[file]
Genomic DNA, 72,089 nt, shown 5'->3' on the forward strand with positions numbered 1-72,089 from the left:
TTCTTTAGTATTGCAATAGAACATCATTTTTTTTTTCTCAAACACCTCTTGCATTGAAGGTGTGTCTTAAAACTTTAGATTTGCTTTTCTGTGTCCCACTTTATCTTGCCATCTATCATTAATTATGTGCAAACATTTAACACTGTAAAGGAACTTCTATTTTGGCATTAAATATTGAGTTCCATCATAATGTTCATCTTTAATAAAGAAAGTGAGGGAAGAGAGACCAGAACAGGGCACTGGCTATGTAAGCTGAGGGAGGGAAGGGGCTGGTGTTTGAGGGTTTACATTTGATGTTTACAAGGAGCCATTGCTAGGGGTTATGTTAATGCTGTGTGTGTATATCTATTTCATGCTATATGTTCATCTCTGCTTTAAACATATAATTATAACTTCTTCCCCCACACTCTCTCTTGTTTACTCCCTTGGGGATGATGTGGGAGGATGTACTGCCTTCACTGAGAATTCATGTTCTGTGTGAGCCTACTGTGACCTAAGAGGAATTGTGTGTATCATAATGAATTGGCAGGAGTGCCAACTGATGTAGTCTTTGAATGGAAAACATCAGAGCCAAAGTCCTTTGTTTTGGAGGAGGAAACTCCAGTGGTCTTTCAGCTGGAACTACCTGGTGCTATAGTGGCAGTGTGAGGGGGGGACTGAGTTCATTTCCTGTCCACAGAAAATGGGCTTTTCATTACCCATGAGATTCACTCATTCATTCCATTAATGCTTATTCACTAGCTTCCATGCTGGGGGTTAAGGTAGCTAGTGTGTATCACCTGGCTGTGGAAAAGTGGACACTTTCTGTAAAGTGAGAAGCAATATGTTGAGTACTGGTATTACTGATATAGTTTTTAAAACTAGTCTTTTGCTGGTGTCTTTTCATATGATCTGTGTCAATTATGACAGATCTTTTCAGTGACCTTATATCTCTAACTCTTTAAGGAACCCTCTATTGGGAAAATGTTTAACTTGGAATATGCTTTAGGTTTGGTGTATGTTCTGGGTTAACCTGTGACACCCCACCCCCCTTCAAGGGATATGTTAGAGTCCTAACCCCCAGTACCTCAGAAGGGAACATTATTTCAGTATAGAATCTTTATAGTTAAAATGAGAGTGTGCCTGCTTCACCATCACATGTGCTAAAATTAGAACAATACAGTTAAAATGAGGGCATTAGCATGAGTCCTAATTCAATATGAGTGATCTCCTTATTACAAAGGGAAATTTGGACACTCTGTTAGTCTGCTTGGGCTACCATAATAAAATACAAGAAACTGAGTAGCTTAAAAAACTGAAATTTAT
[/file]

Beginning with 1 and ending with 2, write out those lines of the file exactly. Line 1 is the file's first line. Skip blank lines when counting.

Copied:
Genomic DNA, 72,089 nt, shown 5'->3' on the forward strand with positions numbered 1-72,089 from the left:
TTCTTTAGTATTGCAATAGAACATCATTTTTTTTTTCTCAAACACCTCTTGCATTGAAGGTGTGTCTTAAAACTTTAGATTTGCTTTTCTGTGTCCCACTTTATCTTGCCATCTATCATTAATTATGTGCAAACATTTAACACTGTAAAGGAACTTCTATTTTGGCATTAAATATTGAGTTCCATCATAATGTTCATCTTTAATAAAGAAAGTGAGGGAAGAGAGACCAGAACAGGGCACTGGCTATGTAAGCTGAGGGAGGGAAGGGGCTGGTGTTTGAGGGTTTACATTTGATGTTTACAAGGAGCCATTGCTAGGGGTTATGTTAATGCTGTGTGTGTATATCTATTTCATGCTATATGTTCATCTCTGCTTTAAACATATAATTATAACTTCTTCCCCCACACTCTCTCTTGTTTACTCCCTTGGGGATGATGTGGGAGGATGTACTGCCTTCACTGAGAATTCATGTTCTGTGTGAGCCTACTGTGACCTAAGAGGAATTGTGTGTATCATAATGAATTGGCAGGAGTGCCAACTGATGTAGTCTTTGAATGGAAAACATCAGAGCCAAAGTCCTTTGTTTTGGAGGAGGAAACTCCAGTGGTCTTTCAGCTGGAACTACCTGGTGCTATAGTGGCAGTGTGAGGGGGGGACTGAGTTCATTTCCTGTCCACAGAAAATGGGCTTTTCATTACCCATGAGATTCACTCATTCATTCCATTAATGCTTATTCACTAGCTTCCATGCTGGGGGTTAAGGTAGCTAGTGTGTATCACCTGGCTGTGGAAAAGTGGACACTTTCTGTAAAGTGAGAAGCAATATGTTGAGTACTGGTATTACTGATATAGTTTTTAAAACTAGTCTTTTGCTGGTGTCTTTTCATATGATCTGTGTCAATTATGACAGATCTTTTCAGTGACCTTATATCTCTAACTCTTTAAGGAACCCTCTATTGGGAAAATGTTTAACTTGGAATATGCTTTAGGTTTGGTGTATGTTCTGGGTTAACCTGTGACACCCCACCCCCCTTCAAGGGATATGTTAGAGTCCTAACCCCCAGTACCTCAGAAGGGAACATTATTTCAGTATAGAATCTTTATAGTTAAAATGAGAGTGTGCCTGCTTCACCATCACATGTGCTAAAATTAGAACAATACAGTTAAAATGAGGGCATTAGCATGAGTCCTAATTCAATATGAGTGATCTCCTTATTACAAAGGGAAATTTGGACACTCTGTTAGTCTGCTTGGGCTACCATAATAAAATACAAGAAACTGAGTAGCTTAAAAAACTGAAATTTAT